Bill Brandt’s Art of the Document

I was asked to find out how did B+W become such a respected and trusted medium in documentary in Campany’s 2006 essay: ‘Bill Brandt’s Art of the Document’.

I didn’t find too much relating directly to how the black and white image became such a respected and trusted medium in documentary in Campany’s essay. The most I actually found was a description comparing two photographs: ‘with their cluttered foregrounds, flattened vertical backgrounds and bold interplay of black and white shapes.’ – (Campany, 2006). This last bit indicated for me that form was more important in black and white photographs than colour. Maybe Brandt realised this was a strength of his work as especially in his later years (1960s onwards), Brandt’s style of processing grew harsher. He ‘sacrificed the mid-tones for more modish graphic blocks of black and white’ – (Campany, 2006). The high contrast between black and white thus creating distinct form became even more important and helped him to create a status as a documentary artist – ‘his latest photography was pursued more openly as art’ – (Campany, 2006). It seemed to me that Brandt wanted to emphasise the form in his photographs to suggest juxtapositions and interplay within the frame through the black and white medium.

‘However, Dinner is Served is unusual in that something of those tensions is at play within its frame.’ – (Campany, 2006). Rather than a photoessay where meaning is put forward from one photograph to another – tensions being palpable between photographs, here is suggested the concept of a single-image narrative. By juxtaposing various elements within the frame, Brandt creates tensions in one photograph which Campany feels is unusual. I found this of interest because for my second assignment for documentary I have been asked to produce 8 single-image narratives of the same theme. By looking at the image ‘Parlourmaid and Under-parlourmaid Ready to Serve Dinner’ which juxtaposes the foreground elements with the similar yet contrasting faces of the two parlour maids, I could potentially gain some insight into how to create single-image narratives.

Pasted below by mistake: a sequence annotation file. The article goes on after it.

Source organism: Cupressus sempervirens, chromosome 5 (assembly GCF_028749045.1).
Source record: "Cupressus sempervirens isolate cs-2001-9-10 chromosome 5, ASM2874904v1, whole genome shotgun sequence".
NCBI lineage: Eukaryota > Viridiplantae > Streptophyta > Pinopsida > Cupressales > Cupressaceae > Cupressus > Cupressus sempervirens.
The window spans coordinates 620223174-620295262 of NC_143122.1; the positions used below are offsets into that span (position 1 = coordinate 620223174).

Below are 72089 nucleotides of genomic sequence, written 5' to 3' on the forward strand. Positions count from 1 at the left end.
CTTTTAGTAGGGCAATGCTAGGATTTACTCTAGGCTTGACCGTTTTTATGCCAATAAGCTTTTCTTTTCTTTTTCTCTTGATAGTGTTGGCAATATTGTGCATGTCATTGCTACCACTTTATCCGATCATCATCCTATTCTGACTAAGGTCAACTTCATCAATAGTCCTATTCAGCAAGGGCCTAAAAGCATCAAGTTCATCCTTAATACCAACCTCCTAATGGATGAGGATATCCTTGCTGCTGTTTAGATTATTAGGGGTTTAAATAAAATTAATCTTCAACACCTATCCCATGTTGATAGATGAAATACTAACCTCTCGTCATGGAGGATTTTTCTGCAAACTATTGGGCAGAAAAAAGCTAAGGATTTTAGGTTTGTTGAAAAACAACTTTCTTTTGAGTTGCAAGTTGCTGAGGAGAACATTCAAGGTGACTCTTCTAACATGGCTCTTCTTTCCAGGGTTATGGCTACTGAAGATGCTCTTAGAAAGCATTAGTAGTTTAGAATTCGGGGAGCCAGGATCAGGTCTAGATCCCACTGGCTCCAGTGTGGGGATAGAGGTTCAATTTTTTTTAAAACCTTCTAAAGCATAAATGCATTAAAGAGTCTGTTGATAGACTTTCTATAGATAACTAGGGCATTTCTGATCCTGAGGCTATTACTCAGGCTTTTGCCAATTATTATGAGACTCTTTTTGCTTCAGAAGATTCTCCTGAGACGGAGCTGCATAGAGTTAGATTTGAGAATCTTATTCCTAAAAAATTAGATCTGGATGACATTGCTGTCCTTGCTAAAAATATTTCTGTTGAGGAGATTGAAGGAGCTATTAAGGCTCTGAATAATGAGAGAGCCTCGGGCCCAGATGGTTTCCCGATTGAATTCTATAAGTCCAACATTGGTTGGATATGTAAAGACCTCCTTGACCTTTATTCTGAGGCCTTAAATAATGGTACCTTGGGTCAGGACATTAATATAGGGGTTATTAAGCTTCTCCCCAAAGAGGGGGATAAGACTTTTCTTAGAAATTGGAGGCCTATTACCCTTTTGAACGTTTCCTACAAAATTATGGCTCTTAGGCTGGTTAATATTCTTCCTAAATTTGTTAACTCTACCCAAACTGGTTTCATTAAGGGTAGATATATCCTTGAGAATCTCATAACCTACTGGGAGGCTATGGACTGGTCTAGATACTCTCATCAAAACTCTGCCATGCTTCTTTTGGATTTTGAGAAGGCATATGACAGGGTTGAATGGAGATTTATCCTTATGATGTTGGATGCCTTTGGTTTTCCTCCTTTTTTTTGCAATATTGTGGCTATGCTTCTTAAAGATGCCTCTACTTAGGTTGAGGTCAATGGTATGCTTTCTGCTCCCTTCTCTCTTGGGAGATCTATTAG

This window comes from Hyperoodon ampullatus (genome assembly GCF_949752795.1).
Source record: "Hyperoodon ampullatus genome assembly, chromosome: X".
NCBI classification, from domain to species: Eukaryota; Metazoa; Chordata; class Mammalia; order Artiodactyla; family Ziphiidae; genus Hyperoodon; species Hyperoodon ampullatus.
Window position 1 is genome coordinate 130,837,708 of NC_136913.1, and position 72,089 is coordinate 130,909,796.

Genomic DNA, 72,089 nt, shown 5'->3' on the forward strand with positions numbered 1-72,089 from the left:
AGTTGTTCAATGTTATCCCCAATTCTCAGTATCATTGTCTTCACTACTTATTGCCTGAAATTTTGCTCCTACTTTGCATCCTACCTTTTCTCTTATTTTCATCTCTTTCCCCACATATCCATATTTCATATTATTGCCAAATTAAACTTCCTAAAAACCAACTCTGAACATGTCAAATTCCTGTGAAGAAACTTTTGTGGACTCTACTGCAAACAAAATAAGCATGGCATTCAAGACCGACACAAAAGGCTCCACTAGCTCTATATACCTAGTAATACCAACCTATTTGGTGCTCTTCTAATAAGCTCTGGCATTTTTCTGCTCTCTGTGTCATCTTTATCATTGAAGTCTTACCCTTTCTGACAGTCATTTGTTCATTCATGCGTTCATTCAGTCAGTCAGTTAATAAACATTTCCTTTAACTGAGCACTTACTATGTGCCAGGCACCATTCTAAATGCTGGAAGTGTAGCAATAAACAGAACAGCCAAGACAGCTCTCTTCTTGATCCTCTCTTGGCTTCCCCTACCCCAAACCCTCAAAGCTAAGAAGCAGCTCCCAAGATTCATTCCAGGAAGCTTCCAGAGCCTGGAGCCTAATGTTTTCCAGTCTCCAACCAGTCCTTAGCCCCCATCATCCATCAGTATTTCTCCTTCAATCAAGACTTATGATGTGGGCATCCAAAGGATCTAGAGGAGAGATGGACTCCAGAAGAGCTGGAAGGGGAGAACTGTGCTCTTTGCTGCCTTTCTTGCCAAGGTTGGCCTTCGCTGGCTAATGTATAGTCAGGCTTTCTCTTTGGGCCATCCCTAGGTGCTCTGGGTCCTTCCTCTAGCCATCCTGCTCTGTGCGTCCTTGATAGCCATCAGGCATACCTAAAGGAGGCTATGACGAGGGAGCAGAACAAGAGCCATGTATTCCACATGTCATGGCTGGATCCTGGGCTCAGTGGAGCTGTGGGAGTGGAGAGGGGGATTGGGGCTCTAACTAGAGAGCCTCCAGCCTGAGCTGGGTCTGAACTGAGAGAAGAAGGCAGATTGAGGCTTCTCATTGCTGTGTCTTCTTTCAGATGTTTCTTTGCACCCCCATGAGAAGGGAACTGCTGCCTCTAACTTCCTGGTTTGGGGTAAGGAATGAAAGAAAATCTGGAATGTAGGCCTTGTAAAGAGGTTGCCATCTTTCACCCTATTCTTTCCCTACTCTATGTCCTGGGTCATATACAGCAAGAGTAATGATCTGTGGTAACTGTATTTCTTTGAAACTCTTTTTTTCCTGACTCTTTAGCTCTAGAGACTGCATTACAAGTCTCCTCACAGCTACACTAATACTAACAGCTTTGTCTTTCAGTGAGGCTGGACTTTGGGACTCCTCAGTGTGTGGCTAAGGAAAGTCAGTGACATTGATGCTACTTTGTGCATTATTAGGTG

For instance there is the main theme of social class disparity with both the parlourmaids uneasy about their status in relation to the foreground ‘upper-class’ elements. Then there is a sub-theme where there is another social class divide amongst the more senior parlourmaid and the under-parlourmaid. Here, the more senior parlourmaid looks more indignant while the under-parlourmaid appears a bit tense and afraid.


Parlourmaid and Under-parlourmaid Ready to Serve Dinner (1936) – Bill Brandt

I was also pulled into the world of the Surrealists. Their photographic document was a ‘charged, enigmatic fragment that left as much known as it revealed, coaxing the viewer back onto their own judgement or imagination.’ – (Campany, 2006). This offered a solution to the problem I was experiencing where my work was aiming to be a literal visual document, mainly denoting but not connoting much. Brandt himself was wary of this approach: ‘he remained unconvinced of the efficacy of the photograph as a means of straightforward social description’ – (Campany, 2006). By perhaps using visual metaphors and unresolved connotations I could get across the meaning I was aiming to convey to the viewer in the context of a theme.


Brandt, B. (1936). Parlourmaid and Under-parlourmaid Ready to Serve Dinner. [Photograph].

Campany, D. (2006). Bill Brandt’s Art of the Document. [online] David Campany. Available at: [Accessed 22 Feb. 2017].

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